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Thunderbolts #31

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By Ben Acker, Ben Blacker, Kim Jacinto & Israel Silva

Thunderbolts is a series that is coming to an end after this arc and both Ben Acker and Ben Blacker are giving a compelling storyline that sees the Punisher take on the Thunderbolts one-by-one. We’ve already seen the Red Leader dealt with, along with Deadpool, Ghost Rider and Elektra, and now we find ourselves seeing the Punisher take on Red Hulk, who’s the last remaining opponent. The issue itself is mostly an action packed fight between both characters, and because of that, it really works, delivering a very entertaining read.

The book, as well as featuring a brawl between Red Hulk and Punisher (in his own equivalent of Iron Man’s Hulkbuster) also sees a guest appearance from the Avengers. Hawkeye shows up very much in character and there’s an amusing exchange between him and Frank Castle when Hawkeye tells him that his team is in fact the Avengers, despite the lack of A-Level characters like Iron Man and Captain America. It was a nice touch to see the discussion between the Punisher and Clint and this reviewer wouldn’t mind them teaming up again in a future book, maybe in Frank’s ongoing series.

Don’t go in expecting an overly complex plot (and that’s what versus stories, as a general rule, lack), for the fifth issue in the current arc is as mentioned above, primarily devoted to the conflict between the Red Hulk and the Punisher. Whilst these aren’t the normal characters you’d expect to have (almost) a whole issue dedicated to a brawl, the writers make it work, and manage to keep it a fair fight so you never quite know what’s going to happen next.  You also don’t have to be overly familiar with either character to know what’s going on as well, because the writers have made this fight accessible if you only have a rough knowledge of both. You could even jump on here if you wanted to read about a fight between these two characters and not get too lost despite the fact that it is the fifth part of the current arc, but of course it always helps to have that background knowledge. At this point though, newcomers are probably better off waiting for the trade paperback.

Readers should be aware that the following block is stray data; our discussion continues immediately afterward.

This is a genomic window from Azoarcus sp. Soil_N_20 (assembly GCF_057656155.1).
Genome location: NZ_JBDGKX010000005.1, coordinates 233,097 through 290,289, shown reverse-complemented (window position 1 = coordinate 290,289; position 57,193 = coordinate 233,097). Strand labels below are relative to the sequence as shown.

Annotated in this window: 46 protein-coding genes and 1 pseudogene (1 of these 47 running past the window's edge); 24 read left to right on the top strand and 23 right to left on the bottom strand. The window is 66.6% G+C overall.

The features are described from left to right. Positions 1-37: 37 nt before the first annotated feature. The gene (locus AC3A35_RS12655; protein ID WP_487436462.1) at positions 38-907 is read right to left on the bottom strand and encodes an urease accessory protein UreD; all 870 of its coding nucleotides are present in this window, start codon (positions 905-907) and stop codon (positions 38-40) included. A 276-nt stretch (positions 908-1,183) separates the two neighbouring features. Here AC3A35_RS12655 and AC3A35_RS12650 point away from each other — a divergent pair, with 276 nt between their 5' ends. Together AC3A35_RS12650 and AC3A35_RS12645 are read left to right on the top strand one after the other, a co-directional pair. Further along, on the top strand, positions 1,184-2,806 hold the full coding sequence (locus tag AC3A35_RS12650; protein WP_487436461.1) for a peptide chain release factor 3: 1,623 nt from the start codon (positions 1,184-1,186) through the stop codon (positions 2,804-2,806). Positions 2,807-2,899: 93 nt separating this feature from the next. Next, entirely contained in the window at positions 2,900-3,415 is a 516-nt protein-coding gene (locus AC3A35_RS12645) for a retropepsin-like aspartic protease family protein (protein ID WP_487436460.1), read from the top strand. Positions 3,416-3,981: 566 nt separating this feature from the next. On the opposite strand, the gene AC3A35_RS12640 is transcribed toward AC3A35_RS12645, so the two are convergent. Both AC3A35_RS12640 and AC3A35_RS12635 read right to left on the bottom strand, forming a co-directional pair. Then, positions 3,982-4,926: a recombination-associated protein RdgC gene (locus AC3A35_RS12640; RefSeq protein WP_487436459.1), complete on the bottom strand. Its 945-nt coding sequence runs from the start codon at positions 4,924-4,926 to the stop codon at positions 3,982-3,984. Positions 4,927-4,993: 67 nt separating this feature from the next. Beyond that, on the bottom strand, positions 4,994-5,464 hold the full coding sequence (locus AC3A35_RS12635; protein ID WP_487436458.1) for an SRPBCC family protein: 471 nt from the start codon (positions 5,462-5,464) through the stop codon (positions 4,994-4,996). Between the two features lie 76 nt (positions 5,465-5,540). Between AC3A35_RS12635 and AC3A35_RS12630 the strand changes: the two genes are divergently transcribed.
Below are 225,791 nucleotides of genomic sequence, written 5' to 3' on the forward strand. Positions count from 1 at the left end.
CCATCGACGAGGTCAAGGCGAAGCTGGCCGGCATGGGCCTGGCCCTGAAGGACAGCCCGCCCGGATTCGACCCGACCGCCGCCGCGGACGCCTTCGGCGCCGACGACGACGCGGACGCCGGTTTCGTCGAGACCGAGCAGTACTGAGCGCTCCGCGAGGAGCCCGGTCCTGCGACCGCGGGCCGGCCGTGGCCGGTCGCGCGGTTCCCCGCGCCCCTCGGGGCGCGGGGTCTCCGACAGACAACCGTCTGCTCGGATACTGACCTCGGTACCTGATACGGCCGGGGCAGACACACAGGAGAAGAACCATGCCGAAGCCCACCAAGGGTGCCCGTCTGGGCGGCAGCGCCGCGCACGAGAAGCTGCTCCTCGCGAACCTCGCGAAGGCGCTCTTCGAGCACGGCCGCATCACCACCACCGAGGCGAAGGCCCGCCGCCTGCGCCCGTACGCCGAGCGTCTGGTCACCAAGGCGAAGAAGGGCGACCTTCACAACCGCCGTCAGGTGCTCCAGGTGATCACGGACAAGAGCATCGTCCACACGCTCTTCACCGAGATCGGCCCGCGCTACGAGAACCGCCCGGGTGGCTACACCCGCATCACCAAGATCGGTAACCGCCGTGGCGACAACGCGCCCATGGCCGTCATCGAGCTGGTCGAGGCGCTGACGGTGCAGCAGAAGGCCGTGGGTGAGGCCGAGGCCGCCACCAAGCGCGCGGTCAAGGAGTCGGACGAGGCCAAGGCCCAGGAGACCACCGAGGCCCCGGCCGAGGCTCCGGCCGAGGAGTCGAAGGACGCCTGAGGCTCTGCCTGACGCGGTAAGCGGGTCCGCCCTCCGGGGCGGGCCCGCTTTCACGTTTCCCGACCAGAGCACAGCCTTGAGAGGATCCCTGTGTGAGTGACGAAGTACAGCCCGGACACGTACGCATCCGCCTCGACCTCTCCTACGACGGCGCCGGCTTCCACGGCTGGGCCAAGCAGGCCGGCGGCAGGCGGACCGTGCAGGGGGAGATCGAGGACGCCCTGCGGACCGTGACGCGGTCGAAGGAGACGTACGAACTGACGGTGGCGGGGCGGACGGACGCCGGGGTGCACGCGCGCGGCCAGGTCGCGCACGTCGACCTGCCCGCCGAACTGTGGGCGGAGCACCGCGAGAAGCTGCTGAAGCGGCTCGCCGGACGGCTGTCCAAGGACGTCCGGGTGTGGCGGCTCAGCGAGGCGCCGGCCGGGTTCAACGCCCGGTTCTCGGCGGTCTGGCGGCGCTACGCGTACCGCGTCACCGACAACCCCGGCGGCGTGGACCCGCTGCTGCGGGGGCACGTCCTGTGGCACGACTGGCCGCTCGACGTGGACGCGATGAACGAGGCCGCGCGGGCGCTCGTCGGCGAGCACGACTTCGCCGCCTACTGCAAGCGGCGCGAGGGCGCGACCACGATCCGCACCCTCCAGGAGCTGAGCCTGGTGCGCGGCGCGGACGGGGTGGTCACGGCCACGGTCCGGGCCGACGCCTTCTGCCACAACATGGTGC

Kim Jacinto is on artistic duties, and whilst his pencils work in some places, specifically the action driven scenes, they don’t pay off quite as well in the other areas of the book. However despite Jacinto brings an interesting element to the book with a slightly different style to what readers of the more mainstream Marvel books will be familiar with. There’s also Israel Silva’s colours, which are pretty solid as well and work strongly, enhancing Jacinto’s pencils.

The Punisher vs. the Thunderbolts has been an interesting arc so far in this series and it’s been fun to see how its developed, with this issue being entertaining to read. Whilst it’s a shame that we won’t get to see anymore arcs by Ben Blacker & Ben Acker on this title they have, with the first five parts of this series guaranteed a spot on this reviewer’s list of writers to check out on whatever project they next move onto. Hopefully it’ll be something as equally as good as this.

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